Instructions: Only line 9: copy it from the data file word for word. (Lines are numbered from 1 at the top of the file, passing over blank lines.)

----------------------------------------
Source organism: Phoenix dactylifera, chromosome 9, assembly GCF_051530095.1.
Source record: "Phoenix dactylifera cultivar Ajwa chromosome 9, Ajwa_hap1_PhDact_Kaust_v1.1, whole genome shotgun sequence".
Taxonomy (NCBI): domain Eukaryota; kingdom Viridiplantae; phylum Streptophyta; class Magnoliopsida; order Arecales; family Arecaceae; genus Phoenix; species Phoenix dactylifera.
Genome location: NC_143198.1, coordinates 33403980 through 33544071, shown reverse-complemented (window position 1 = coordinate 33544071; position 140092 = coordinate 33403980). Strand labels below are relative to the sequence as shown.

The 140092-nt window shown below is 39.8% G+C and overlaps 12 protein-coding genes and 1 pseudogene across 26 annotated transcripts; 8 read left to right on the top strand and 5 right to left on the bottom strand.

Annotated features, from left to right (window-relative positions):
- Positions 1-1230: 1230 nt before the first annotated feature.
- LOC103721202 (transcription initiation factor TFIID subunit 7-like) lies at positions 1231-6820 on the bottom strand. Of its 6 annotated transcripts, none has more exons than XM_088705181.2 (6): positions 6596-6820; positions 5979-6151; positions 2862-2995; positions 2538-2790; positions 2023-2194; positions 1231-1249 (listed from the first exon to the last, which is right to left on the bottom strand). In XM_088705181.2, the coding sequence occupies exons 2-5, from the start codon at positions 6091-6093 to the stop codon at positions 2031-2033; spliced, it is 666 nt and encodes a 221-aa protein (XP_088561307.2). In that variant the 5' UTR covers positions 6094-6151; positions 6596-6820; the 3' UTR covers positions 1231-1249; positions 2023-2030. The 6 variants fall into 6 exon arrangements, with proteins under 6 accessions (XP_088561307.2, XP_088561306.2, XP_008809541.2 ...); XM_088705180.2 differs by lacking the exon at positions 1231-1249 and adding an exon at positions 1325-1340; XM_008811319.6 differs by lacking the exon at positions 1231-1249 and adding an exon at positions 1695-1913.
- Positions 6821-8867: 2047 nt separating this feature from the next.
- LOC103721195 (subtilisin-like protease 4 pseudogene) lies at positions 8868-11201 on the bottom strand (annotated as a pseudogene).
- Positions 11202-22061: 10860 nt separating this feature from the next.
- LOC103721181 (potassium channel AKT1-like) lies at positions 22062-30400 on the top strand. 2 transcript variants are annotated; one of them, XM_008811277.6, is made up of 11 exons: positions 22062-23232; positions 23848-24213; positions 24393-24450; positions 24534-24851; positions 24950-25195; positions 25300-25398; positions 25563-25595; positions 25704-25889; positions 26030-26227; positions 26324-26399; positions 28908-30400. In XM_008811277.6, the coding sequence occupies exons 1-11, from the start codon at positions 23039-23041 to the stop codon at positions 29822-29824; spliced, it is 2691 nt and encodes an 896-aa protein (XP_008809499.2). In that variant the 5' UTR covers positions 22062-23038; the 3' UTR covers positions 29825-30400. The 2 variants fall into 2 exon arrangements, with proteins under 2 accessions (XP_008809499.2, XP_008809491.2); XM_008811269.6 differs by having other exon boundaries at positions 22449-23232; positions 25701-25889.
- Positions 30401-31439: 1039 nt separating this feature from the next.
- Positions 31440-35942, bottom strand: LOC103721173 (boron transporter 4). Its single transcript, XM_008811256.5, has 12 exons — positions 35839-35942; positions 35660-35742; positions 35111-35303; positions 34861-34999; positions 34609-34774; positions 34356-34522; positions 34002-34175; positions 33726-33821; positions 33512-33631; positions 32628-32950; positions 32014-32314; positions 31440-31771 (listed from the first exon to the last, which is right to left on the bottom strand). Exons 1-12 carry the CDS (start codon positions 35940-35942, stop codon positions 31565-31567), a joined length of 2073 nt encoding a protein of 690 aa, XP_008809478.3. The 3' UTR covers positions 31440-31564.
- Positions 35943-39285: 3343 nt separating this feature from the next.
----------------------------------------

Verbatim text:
- Positions 6821-8867: 2047 nt separating this feature from the next.